Alan Gurvey states claims adjusters and their executives must consider the interests of everyone involved. “The bottom line is, ‘What is your goal?’ Is your goal simply to save money for the insurance companies at anyone’s expense, or is it to be effective professional, benefit-delivery personnel?”
Originally published by WorkCompCentral as authored by Tonika Reed
In Rising Medical Solutions’ seventh annual Workers’ Compensation Benchmarking Study researchers exploring claims operational issues from the perspective of claims processors uncovered matters regarding the ongoing threat of a talent shortage.
Rachel Fikes, chief experience officer and study program director at Rising Medical Solutions, said in a statement, “We’ve got a perfect storm threatening the workers’ compensation industry right now.”
This perfect storm Fikes refers to is a mixture of the talent shortage and caseload increase that the claims industry is now contending with.
"Overall, the most significant challenge facing claims organizations today is a talent shortage," the report reads. "The U.S. unemployment rate has remained steady, averaging 3.6% in 2019. The converging forces of the aging U.S. population and retirement of Baby Boomers creates an even greater exposure for the workers’ compensation industry. Compounding these issues is a pending mass exodus of experienced claims professionals — juxtaposed against the continued challenge of attracting young professionals to the industry. Success in this area will require organizations to think outside of traditional talent management and recruitment strategies.”
Denise Algire, director of risk initiatives and national medical director of the Albertsons Cos. was the principal researcher and report author. She said there could be a more “holistic approach” to reversing the talent shortage and managing the increase of cases.
Algire said, “It’s not perceived to be a “sexy” profession if you will, so I think more needs to be done to explain, or maybe to socialize the exciting career that insurance offers, because there are so many different things, including claims, that I think perhaps a lot of new grads are not aware of.”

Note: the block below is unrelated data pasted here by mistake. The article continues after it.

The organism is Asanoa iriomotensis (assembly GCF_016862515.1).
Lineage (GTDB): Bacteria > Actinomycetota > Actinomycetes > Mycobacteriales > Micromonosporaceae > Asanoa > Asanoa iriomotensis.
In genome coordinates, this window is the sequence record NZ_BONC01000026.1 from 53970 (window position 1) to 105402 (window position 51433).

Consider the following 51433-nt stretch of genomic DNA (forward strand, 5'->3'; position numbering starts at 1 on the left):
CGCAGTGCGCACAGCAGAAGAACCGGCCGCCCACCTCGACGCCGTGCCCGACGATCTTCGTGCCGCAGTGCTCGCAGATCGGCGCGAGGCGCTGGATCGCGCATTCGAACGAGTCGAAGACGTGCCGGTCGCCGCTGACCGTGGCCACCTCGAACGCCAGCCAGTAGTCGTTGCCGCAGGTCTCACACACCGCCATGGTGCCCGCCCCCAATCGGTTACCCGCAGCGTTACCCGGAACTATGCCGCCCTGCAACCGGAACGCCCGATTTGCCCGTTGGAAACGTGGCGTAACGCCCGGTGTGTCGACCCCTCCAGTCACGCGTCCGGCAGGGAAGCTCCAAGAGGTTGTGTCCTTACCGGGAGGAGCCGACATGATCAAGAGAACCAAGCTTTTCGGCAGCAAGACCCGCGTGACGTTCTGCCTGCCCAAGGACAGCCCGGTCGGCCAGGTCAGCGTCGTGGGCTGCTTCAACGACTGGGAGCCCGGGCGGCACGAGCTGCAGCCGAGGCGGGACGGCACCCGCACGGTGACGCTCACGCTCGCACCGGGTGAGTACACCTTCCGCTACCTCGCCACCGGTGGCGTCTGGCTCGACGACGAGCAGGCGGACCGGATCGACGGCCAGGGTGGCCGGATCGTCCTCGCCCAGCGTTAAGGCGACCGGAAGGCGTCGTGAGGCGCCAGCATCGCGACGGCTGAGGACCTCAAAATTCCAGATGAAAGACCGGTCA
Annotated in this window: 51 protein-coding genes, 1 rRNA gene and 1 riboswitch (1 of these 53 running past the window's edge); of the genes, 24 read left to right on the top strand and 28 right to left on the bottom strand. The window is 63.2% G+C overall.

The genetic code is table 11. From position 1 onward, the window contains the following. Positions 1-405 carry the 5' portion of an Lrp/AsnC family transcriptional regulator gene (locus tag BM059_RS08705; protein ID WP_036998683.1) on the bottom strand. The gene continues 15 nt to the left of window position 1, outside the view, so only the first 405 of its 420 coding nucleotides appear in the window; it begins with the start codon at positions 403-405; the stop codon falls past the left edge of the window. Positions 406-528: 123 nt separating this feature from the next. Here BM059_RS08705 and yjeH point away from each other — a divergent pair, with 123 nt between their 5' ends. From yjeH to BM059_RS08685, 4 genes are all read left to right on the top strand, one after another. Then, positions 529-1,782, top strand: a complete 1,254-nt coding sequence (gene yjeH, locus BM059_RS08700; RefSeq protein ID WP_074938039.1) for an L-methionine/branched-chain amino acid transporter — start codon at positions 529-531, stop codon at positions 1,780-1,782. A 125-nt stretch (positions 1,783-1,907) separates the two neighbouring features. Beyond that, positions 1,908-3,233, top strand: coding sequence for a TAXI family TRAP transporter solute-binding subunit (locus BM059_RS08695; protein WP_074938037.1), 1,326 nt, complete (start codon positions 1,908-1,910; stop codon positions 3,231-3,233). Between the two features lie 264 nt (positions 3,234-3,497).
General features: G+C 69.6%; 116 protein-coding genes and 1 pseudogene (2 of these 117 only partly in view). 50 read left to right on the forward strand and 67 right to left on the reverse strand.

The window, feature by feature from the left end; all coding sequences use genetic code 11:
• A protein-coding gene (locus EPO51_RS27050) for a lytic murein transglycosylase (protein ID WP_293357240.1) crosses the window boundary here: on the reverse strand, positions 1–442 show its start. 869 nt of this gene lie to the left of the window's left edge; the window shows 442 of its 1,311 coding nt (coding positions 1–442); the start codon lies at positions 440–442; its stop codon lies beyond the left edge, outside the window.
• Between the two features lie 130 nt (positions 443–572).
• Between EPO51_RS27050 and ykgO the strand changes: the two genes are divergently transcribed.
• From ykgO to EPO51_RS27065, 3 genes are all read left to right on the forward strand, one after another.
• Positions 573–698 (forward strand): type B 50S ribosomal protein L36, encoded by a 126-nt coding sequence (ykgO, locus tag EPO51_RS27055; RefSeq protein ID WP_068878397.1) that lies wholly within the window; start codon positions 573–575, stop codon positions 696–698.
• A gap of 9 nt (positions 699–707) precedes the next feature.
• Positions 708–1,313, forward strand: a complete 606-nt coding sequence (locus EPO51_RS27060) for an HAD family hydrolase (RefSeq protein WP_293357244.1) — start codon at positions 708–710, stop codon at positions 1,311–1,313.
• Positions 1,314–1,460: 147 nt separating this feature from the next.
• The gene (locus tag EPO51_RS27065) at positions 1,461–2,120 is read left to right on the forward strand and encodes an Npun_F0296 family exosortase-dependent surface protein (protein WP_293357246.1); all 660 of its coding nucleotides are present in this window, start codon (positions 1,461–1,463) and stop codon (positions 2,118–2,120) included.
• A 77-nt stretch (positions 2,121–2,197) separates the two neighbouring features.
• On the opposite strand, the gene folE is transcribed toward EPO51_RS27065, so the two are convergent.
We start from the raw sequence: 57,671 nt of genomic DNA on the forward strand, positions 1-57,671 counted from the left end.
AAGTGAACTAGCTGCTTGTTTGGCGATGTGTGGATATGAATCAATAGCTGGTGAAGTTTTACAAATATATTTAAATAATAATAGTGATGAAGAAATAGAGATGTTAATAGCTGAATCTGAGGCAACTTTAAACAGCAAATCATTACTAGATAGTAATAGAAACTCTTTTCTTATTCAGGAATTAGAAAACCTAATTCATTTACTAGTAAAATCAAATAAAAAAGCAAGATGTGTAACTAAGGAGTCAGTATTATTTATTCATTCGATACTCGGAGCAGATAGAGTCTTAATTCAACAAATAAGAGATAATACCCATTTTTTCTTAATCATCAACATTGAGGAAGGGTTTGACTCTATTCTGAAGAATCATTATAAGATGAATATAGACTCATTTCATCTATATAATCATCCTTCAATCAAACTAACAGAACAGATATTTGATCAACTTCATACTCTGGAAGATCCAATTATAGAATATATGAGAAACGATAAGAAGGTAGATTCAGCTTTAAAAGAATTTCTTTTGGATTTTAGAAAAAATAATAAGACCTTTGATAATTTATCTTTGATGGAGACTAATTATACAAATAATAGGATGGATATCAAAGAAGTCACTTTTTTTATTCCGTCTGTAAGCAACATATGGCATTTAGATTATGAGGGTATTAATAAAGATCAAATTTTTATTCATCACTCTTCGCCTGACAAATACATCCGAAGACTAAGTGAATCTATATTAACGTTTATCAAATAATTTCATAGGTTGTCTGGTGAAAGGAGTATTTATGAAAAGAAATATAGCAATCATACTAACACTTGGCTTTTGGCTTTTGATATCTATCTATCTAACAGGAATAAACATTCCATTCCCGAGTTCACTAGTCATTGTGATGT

Fikes seems to agree, and states that there has been a sort of marketing crisis when it comes to recruitment of new insurance talent.
“Our industry has done a poor job of communicating the meaningfulness of our work and the value and aid we bring to America’s injured workers,” she said. “No matter the age, studies have shown that meaningful work is important to all employees. Coupled with that, younger workers tend to value the social impact of their work on society more than past generations. We’ve got all the right ingredients to attract new talent, we just have to be better communicators.”
One issue explored in the study is the "advocacy based claims model" and whether it might help the industry attract new talent. The benchmark study describes the model as "an employee-centric customer service claims model.”
When claims handlers were asked if they knew what an advocacy based model was, only 28% of them answered ‘Yes’, meaning 72% of claims handlers are not explicitly aware of the advocacy aspect of their job, according to the study.
Fikes also said, “Only 25% of frontline staff receive training on empathy — a critical skill when dealing with people who are injured.”
Alan Gurvey, managing partner of Rowen, Gurvey & Win said the study is not comprehensive enough. He states claims adjusters and their executives must consider the interests of everyone involved.
“The bottom line is, ‘What is your goal?’ Is your goal simply to save money for the insurance companies at anyone’s expense, or is it to be effective professional, benefit-delivery personnel?” Gurvey said.
Gurvey added that because “there is too much minutiae involved in the law,” claims adjusters, doctors, and applicant attorneys need to all work objectively together to help injured workers get the treatment that they need as soon as possible so that they can get back to work. The benchmark study listed “similar perspectives on desired claim outcomes and obstacles” as one of the key trends and opportunities.
The study says, “Organizations should consider focused training on the importance of (return-to-world), the impact on human capital, and positive employer/employee relationships.”
Gurvey also cited the discord between attorneys, claims handlers and doctors as one thing that may discourage young people to apply for jobs in the insurance industry.
Fikes of Rising Medical Solutions said the benchmarking study’s “findings are similar to previous claims executive survey results, and demonstrate that [the] industry’s mission to restore workers to gainful employment and health is not window dressing or marketing fodder, it is believed at all levels of the claim ranks.”
You can request the complete Workers’ Compensation Benchmarking Study by Rising Medical Solutions here.